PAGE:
The boost comes at a crucial time for Dayton, which CBS calls one of the more economically depressed areas of Tennessee, based on statistics that include poverty rate, household income and unemployment. "When Mayor [Gary] Louallen was elected four years ago, he had a plan to turn around Dayton's economy," Jacobson reports. Louallen said went to the council and said, "Guys, if you'll just trust me and run with me on this, fishing could really make it good for us."

Dayton, Tennessee (Yahoo map)
Louallen's idea paid off. Dayton sits on an arm of Chickamauga Lake, a Tennessee River impoundment that offers some of the best bass fishing in the South, Jacobson says: "According to Tumlin, the average angler spends $1,100 in a week. One recent tournament brought in 400 anglers, and "We've been averaging 30 events per year for the last three years." That means "the local service industry has been booming," Jacobson reports.

Mary Helen Sprecher, managing editor of Sports Destination Management, a sports-tourism magazine, says you don't need to host the Olympics to become a sports-tourism destination. "She points to events like the Fat Tire Bike Race in Cable, Wisconsin; the American Birkebeiner Ski Race in nearby Hayward, Wis.; and especially the Pickleball Tournament in Naples, Florida, as success stories," Jacobson writes. "One event could have a $1.5-million economic impact, Sprecher said."

But Tumlin says the fishing tournaments are just one step toward a larger goal. "We're chasing industry as hard as we're chasing tourism," he said. "If you're an industry CEO, you're looking for quality of life. So, when you come here, we want you to feel energy, and feel a great community. And we believe it will yield great results." Days after Jacobson visited, "Tumlin announced Dayton had reeled in a really big fish: A Finnish company, Nokia Tyres, announced a $360 million investment in a new plant in the town, along with the promise of 400 new jobs," Jaconson reports."For a small town, that is a great catch."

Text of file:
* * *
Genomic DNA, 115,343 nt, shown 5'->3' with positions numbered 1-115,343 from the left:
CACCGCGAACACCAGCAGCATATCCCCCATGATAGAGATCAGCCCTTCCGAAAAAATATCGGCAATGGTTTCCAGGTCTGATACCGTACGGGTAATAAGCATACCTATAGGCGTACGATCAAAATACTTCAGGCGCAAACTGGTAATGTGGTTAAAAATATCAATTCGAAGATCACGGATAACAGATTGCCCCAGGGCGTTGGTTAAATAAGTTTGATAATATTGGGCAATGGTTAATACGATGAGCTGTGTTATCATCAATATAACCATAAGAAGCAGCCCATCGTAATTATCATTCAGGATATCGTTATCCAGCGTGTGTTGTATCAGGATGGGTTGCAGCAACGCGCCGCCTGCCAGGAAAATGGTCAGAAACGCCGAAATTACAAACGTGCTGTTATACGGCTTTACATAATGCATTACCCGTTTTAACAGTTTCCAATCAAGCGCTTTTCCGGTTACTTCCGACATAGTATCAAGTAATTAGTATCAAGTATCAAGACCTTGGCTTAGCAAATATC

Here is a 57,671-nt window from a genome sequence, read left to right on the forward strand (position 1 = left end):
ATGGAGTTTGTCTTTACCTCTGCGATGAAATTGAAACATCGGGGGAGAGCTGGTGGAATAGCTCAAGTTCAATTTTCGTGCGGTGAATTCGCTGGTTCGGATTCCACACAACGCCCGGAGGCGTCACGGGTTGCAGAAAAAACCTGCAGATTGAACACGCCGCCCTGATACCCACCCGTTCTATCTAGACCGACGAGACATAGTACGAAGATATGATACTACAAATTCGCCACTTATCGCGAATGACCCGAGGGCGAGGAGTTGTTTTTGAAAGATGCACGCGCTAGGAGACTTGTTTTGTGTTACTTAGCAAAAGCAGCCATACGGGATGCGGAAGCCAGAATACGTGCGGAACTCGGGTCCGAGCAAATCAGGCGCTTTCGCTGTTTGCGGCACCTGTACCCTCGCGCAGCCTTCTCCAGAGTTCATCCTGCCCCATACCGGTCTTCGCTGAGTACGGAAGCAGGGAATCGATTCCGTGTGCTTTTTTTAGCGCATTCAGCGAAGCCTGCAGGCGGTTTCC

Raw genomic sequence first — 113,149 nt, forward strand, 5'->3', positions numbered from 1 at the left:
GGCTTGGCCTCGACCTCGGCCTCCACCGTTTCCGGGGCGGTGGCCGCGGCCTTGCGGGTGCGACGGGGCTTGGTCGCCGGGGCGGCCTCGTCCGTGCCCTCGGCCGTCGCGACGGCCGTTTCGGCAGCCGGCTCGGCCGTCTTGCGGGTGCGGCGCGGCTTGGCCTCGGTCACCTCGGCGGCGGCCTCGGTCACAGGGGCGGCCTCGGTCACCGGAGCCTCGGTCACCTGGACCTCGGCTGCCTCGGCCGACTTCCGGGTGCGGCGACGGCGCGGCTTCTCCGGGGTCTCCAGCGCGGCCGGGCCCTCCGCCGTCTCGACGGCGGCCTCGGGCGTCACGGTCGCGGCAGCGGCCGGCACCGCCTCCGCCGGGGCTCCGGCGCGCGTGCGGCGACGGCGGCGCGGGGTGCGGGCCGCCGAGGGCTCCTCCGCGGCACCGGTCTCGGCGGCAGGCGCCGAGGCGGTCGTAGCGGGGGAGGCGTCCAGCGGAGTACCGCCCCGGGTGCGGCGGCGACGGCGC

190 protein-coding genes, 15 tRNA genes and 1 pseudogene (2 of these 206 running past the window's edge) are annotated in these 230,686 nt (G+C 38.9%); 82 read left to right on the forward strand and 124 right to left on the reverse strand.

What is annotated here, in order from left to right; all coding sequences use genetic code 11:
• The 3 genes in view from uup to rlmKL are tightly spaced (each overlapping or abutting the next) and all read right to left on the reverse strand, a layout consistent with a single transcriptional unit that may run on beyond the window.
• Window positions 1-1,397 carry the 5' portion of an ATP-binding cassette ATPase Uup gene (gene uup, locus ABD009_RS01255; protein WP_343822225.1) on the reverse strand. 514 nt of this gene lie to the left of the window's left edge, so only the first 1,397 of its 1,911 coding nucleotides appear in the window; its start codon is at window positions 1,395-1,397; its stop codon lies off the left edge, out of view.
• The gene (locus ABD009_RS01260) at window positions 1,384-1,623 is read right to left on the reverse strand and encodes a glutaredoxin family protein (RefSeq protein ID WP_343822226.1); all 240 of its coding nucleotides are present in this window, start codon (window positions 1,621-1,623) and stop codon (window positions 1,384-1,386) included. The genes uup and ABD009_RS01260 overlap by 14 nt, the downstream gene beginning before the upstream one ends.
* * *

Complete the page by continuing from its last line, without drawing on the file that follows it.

Saturday, June 17, 2017

Poll suggests rural-urban divide is more cultural, racial and ethnic than it is political or economic

A Bristol, Tenn., motel has a common pitch.
(Post photo by Michael S. Williamson)
For the second time in three weeks, a major national newspaper has taken a long look at the disparities between rural America and urban America. First, The Wall Street Journal showed how rural measures of well-being resemble those of inner cities 20 years ago. Today, The Washington Post reports in a multi-story package, "The political divide between rural and urban America is more cultural than it is economic, rooted in rural residents’ deep misgivings about the nation’s rapidly changing demographics, their sense that Christianity is under siege and their perception that the federal government caters most to the needs of people in big cities." And, "On few issues are they more at odds than immigration."

The main story and 10-minute video by Jose DelReal and Scott Clement are based mainly on a poll that the Post and the Kaiser Family Foundation did of nearly 1,700 Americans, including an over-sample of more than 1,000 in rural areas and small towns so that population could be analyzed with reasonable error margins. The Post used a very broad definition of small, including "counties near population centers with up to 250,000 residents such as Augusta, Va. (population 74,997), close to Charlottesville." In the poll's terminology, "Urban residents live in counties that are part of major cities with populations of at least 1 million, while suburban counties include all those in between."

The poll found a strong rural-urban disconnect: “Nearly 7 in 10 rural residents say their values differ from people who live in big cities, including about 4 in 10 who say their values are 'very different.' That divide is felt more extensively in rural America than in cities: About half of urban residents say their values differ from rural people, with about 20 percent of urbanites saying rural values are 'very different.' . . . Nearly 6 in 10 people in rural areas say Christian values are under attack, compared with just over half of suburbanites and fewer than half of urbanites.”